As a result of a concerted effort by law enforcement, the California Assembly last week voted down common-sense civil asset forfeiture reforms.
Senate Bill 443, by Sen. Holly Mitchell, D-Los Angeles, would have significantly reinforced the notion that property rights and constitutional rights still matter in this day and age. The bill, among other provisions, would have required a conviction before seizing someone’s assets, barring state and local law enforcement agencies from receiving revenue in cases involving joint efforts with federal law enforcement agencies until there is a conviction.
Though the bill cleared the Senate 38-1 in June, the proposal was rejected by the Assembly 44-24 with 12 abstentions. “Apparently, many of our elected representatives do not want to uphold the due-process protections guaranteed to us in the Constitution,” Lynne Lyman, California state director of the Drug Policy Alliance, said in a statement.
The bill did not deny law enforcement the opportunity to use asset forfeiture, nor did it take away any ability to tackle street gangs or transnational criminal organizations. Yet that’s what law enforcement organizations like the California District Attorneys Association wanted legislators to think.
“California’s asset forfeiture law will be changed for the worse, and will cripple the ability of law enforcement to forfeit assets from drug dealers when arrest and incarceration is an incomplete strategy for combating drug trafficking,” the CDAA warned in a letter to Mitchell.
Such arguments were repeated on the Assembly floor by Assemblymen Luis Alejo, D-Watsonville, and Jim Cooper, D-Elk Grove, a former cop.
“You would take away one of the most important tools to deal with those folks who are creating havoc and who are creating murders and other violent crimes in your own districts,” warned Alejo.
Upon defeat of the bill, Marc Debbaudt, president of the Association of Deputy District Attorneys, declared, “Passage of the bill would have caused a severe public safety threat – it would have been a license to expand for drug cartels and narcotics trafficking on all levels, endangering our communities and schools.”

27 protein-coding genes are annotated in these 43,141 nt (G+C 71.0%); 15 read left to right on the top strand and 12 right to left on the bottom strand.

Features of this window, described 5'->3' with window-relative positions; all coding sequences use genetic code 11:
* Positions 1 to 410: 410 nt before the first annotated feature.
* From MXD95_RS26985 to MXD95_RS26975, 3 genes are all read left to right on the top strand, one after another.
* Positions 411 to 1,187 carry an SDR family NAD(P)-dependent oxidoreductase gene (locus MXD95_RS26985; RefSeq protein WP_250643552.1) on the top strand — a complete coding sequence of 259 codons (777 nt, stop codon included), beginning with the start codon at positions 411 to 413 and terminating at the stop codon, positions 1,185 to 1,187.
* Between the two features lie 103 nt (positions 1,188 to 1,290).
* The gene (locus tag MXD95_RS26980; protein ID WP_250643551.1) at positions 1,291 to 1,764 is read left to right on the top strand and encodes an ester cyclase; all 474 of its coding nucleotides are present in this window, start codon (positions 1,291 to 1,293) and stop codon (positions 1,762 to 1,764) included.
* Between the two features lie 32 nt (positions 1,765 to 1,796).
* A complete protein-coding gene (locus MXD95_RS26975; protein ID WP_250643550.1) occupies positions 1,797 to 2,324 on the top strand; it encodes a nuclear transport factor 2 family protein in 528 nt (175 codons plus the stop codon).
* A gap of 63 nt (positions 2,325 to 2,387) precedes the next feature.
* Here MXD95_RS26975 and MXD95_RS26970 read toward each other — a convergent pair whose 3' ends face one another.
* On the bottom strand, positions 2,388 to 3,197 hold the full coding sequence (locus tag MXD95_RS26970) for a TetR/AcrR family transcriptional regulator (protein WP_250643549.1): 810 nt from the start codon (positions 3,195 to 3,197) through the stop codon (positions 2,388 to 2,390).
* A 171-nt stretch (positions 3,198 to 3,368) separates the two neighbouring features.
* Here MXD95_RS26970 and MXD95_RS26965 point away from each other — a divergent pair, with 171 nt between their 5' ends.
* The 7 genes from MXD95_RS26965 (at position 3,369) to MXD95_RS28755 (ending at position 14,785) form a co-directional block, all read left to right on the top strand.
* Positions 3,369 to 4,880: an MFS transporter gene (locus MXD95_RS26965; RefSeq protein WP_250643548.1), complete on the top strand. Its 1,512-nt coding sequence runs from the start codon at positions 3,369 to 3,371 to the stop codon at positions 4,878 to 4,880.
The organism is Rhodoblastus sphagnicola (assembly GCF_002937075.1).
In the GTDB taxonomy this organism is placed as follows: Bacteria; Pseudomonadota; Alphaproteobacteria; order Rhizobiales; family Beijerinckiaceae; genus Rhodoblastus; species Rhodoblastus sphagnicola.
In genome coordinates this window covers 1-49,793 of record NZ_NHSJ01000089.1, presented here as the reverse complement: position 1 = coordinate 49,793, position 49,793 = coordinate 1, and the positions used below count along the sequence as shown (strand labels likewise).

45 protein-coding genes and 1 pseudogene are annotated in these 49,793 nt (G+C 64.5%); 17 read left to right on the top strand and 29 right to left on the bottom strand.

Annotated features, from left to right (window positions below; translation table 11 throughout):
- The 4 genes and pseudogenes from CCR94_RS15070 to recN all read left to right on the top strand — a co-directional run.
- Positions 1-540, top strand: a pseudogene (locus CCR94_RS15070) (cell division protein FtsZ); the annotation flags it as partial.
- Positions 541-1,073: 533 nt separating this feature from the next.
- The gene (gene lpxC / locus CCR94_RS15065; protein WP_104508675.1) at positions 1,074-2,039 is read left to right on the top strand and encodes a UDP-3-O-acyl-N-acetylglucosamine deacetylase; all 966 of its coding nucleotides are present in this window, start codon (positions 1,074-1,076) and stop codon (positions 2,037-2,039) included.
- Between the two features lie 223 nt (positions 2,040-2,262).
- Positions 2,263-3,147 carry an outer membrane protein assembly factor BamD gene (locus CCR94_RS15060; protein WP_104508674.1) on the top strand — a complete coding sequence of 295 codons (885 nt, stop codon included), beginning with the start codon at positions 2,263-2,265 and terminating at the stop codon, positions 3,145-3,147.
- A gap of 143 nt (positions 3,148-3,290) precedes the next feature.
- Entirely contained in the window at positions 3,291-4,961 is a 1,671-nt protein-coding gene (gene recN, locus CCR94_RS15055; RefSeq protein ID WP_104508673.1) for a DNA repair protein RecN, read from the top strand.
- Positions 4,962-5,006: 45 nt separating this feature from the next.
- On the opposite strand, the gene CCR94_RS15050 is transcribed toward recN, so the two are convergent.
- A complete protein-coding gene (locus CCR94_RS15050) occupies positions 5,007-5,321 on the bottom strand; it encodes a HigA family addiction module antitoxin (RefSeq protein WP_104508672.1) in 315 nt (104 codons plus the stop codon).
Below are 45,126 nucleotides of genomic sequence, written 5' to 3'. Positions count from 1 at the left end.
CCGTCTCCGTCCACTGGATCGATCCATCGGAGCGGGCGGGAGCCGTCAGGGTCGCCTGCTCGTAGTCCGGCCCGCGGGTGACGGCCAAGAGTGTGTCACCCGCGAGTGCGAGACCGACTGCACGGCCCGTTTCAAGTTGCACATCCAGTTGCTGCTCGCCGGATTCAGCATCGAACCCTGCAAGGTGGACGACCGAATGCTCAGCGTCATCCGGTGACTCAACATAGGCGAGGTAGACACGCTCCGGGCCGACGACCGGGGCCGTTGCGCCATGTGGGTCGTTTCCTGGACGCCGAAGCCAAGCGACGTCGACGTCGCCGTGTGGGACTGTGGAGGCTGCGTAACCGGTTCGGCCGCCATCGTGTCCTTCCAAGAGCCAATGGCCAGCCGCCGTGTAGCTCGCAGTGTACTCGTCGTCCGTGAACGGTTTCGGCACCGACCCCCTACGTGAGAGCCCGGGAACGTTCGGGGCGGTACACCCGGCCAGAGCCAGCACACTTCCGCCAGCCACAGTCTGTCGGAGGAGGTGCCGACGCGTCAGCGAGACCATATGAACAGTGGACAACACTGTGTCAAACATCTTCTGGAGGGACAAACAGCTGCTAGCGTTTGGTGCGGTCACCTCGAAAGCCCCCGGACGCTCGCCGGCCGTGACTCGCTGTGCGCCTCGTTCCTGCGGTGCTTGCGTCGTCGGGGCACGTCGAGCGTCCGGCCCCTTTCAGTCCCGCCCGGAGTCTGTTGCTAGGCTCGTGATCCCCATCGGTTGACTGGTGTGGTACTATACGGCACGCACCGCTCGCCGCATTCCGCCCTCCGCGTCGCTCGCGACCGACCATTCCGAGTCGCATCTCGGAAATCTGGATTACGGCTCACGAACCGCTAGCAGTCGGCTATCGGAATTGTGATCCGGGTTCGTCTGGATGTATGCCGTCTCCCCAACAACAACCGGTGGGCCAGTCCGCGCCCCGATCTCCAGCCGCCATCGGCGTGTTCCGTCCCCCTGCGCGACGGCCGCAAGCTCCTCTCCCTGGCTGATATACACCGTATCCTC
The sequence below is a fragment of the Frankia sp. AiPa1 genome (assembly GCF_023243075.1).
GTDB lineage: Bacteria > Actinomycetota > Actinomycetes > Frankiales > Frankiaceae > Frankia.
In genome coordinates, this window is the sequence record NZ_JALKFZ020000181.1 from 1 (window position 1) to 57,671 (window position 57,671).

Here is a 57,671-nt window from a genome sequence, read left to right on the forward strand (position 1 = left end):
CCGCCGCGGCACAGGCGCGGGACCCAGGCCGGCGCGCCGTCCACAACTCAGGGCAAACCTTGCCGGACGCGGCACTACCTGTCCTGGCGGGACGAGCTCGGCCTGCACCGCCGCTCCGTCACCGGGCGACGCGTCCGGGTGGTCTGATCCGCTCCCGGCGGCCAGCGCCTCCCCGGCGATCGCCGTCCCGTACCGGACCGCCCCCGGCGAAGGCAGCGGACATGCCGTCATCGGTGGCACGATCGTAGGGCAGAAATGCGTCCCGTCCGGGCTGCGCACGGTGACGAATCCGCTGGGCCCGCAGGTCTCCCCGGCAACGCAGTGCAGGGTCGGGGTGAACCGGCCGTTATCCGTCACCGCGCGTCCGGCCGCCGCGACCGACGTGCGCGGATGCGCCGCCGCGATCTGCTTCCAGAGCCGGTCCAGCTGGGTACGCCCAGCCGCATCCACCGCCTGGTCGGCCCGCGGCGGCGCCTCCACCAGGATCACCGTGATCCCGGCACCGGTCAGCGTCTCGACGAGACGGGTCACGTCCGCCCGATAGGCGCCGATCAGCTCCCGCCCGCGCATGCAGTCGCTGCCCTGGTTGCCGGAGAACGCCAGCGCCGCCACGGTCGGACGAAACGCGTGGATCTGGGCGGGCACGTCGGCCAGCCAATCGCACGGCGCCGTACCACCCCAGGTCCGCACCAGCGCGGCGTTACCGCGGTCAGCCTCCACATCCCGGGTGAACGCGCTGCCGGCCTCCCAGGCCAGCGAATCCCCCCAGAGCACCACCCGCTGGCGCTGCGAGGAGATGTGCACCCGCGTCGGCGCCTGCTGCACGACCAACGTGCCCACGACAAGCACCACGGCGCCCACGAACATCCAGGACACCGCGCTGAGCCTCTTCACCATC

As is often the case, law enforcement’s tried-and-true method of stirring up fears over public safety served as cover for the real concern: money.
District attorneys and police chiefs reportedly made personal calls to legislators, warning them against the measure, and the assertion was widely circulated that SB443 would make California law enforcement ineligible to receive money from federal investigations. This was, at best, disingenuous and simply untrue. Waiting for a conviction before getting their money, however, apparently is too much for law enforcement.
Yet state lawmakers seemed to buy those claims after talking to their local district attorneys or police chiefs, including Assemblyman Don Wagner, R-Irvine, who took to the Assembly floor in opposition.
“We have the opportunity today to restore a core principle of American justice,” argued Assemblyman David Hadley, R-Torrance, co-author of the bill. “And that is that no person’s property can be taken from him or her without due process of law, without a trial and a conviction.”
Unfortunately, most Assembly members and law enforcement put petty politics and greed before principle.
“What this really shows is that the law enforcement lobby puts their own organizational self-interest ahead of the public,” said retired Redondo Beach police lieutenant Diane Goldstein, board member of Law Enforcement Against Prohibition. “Law enforcement is moving away from their mission from only enforcing the laws to making the laws.”
It certainly appears that way, though Californians, fortunately, are no longer buying all the claims of law enforcement anymore, as shown by the passage of Propositions 36 and 47, three-strikes reform and reduced penalties for nonviolent crimes, respectively. Hopefully, legislators will wise up soon.